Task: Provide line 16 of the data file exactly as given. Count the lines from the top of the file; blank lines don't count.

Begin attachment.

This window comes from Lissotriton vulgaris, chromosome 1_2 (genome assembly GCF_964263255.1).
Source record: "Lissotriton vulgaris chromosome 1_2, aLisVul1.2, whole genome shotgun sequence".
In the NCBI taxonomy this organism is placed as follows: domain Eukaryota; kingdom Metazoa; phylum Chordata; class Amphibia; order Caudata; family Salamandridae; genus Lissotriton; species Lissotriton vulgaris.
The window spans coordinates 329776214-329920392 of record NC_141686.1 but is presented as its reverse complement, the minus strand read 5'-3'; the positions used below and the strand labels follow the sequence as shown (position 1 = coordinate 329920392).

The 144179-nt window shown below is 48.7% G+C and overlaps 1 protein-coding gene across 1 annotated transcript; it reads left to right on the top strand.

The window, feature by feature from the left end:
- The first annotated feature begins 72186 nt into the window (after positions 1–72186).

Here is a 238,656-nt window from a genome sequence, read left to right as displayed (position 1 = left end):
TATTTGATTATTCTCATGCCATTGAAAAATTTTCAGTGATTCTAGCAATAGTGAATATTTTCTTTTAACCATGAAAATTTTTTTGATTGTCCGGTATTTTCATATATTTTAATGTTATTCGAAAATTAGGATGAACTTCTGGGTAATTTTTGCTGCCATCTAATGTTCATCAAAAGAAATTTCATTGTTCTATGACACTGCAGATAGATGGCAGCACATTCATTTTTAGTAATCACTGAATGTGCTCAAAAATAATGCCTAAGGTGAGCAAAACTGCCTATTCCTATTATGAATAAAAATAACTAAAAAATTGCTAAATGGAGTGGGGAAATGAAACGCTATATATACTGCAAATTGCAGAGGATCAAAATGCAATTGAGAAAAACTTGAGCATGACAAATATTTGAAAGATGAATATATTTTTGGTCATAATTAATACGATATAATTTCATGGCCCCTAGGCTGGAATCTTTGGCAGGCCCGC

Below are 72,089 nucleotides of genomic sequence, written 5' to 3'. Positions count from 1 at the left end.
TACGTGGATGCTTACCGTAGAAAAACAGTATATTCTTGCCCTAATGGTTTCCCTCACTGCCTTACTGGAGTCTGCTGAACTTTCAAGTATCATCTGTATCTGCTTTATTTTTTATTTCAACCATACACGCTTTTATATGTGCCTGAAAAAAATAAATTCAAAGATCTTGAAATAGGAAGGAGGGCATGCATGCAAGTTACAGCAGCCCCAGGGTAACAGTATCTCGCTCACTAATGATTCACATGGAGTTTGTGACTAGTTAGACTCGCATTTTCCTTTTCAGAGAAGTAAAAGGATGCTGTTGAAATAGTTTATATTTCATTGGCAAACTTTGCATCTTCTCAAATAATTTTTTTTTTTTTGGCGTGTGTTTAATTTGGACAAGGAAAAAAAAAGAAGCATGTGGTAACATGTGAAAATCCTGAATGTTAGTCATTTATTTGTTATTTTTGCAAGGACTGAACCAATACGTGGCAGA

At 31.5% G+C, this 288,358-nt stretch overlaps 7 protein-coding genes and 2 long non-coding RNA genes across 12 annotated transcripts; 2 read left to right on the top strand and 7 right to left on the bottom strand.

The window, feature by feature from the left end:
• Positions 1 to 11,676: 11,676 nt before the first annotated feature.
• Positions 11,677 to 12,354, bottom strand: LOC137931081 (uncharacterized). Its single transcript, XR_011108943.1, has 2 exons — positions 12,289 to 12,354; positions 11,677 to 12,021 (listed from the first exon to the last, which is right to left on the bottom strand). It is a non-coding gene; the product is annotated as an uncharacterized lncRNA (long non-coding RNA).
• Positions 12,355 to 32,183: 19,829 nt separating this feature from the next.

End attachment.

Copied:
• Positions 12,355 to 32,183: 19,829 nt separating this feature from the next.